The news article/paper that we read yesterday was a serious, yet hopeful assessment of the current and future state of ocean animals. Today’s article is also by Carl Zimmer, writing for Phenomena, and covers an opinion piece that appeared in Bioscience. A group of marine biologists criticises the tendency of scientists to generalise local effects into a supposed global “ocean calamities”. This breeds pessimism and inaction, as the general public is assailed by one apparent disaster scenario after another, and a point of fatigue is reached. The authors contend that
… the marine research community may not have remained sufficiently skeptical in sending and receiving information on the problems caused by human pressures in the ocean and that there is a need to revisit the process by which potential or isolated problems escalate to the status of ocean calamities.
It must be tempting, as a conservation biologist or environmental activist (two different professions) to talk up the dire threats facing coral reefs, or sharks, or whales, in order to attract attention or funding. But it is important to keep things in their proper context and perspective. Furthermore, all of us have a duty to remain skeptical, to investigate claims that seem extreme, and to do a little research beyond the headlines, tweets and facebook status updates. Make no mistake, this is not about being skeptical of science and its capacity to assist us in understanding the world around us; it is about being skeptical about how facts are presented, paraphrased, and – after enough repetition – possibly distorted.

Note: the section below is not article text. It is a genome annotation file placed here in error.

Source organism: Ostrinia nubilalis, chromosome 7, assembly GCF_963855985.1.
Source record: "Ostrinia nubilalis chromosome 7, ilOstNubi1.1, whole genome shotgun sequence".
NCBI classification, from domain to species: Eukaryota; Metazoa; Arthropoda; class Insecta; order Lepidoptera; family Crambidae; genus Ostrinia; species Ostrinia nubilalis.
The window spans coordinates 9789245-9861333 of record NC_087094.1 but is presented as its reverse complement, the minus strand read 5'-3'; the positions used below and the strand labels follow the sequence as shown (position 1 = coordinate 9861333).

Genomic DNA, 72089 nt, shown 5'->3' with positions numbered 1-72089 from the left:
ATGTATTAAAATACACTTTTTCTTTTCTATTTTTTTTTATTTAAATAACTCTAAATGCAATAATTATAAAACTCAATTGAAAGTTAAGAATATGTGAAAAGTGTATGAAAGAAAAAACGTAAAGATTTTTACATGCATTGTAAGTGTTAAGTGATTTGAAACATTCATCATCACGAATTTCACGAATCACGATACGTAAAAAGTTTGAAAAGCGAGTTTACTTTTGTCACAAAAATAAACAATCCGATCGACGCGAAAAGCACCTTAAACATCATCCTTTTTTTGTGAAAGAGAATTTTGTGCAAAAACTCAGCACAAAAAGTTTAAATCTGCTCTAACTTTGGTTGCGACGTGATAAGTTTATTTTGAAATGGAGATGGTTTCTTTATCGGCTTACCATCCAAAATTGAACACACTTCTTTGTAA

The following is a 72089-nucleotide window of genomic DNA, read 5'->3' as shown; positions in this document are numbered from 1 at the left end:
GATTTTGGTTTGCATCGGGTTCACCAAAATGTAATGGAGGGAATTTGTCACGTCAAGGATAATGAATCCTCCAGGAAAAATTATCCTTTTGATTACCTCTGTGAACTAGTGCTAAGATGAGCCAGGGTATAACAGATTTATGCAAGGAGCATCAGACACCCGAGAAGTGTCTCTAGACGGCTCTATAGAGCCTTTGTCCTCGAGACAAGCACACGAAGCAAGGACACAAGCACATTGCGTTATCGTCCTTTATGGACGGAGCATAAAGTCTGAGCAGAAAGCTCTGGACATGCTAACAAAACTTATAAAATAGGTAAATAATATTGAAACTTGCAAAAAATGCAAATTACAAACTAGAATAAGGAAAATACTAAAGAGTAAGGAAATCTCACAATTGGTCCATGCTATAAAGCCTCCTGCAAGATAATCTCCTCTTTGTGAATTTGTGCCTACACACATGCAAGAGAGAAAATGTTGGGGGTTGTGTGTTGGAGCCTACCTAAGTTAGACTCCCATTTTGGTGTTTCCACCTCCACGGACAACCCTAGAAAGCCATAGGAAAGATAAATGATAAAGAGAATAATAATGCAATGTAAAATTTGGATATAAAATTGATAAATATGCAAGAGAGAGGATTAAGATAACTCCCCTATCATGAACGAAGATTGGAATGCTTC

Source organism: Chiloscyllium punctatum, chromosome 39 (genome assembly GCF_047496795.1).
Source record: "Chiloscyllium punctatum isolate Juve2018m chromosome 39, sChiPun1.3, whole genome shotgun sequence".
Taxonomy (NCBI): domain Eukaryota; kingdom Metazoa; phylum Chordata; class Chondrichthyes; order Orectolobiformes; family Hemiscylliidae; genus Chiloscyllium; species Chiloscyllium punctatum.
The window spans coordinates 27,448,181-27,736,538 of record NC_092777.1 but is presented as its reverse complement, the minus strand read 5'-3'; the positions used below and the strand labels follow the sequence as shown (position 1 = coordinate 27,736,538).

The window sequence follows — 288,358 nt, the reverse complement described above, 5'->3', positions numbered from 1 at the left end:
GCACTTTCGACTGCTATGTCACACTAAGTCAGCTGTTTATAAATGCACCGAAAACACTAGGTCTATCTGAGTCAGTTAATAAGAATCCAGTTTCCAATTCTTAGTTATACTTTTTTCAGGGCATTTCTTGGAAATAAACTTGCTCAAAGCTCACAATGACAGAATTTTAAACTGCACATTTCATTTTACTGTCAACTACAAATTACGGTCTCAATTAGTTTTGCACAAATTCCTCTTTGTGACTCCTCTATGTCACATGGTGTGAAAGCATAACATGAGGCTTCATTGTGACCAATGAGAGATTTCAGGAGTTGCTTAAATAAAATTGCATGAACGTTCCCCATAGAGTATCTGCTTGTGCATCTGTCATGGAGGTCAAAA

Read Zimmer’s full article here. As an aside, he mentions his New York Times article on the Science paper concerning the health of the world’s oceans that we discussed yesterday. He asked the authors of the ocean calamities paper whether the Science paper was overstating the threats to marine life. Their response was that the paper was balanced and an accurate assessment of the current state of affairs.
I also encourage you to check out the original paper that Zimmer is writing about, which runs through several well-known “ocean calamities” (jellyfish blooms, harmful algal blooms, overfishing, invasive species, etc) and assesses the extent of the evidence for each one to qualify as a global threat to the oceans.
Humans began adjusting ecosystems on land thousands of years before they were able to do significant damage to the ocean, but in the last five hundred years or so we have been catching up in the marine environment. If you think that five hundred years of significant human impact on the oceans sounds too long and the number should be more like 50 years, read Callum Roberts’s book Ocean of Life – in fact, do that anyway.
In this vein, Carl Zimmer wrote for the New York Times about a recent paper (paywalled on Science) about extinctions and reduction in numbers of animals in the world’s oceans. The article received a large amount of attention and was featured prominently, which is great for science and for the ocean.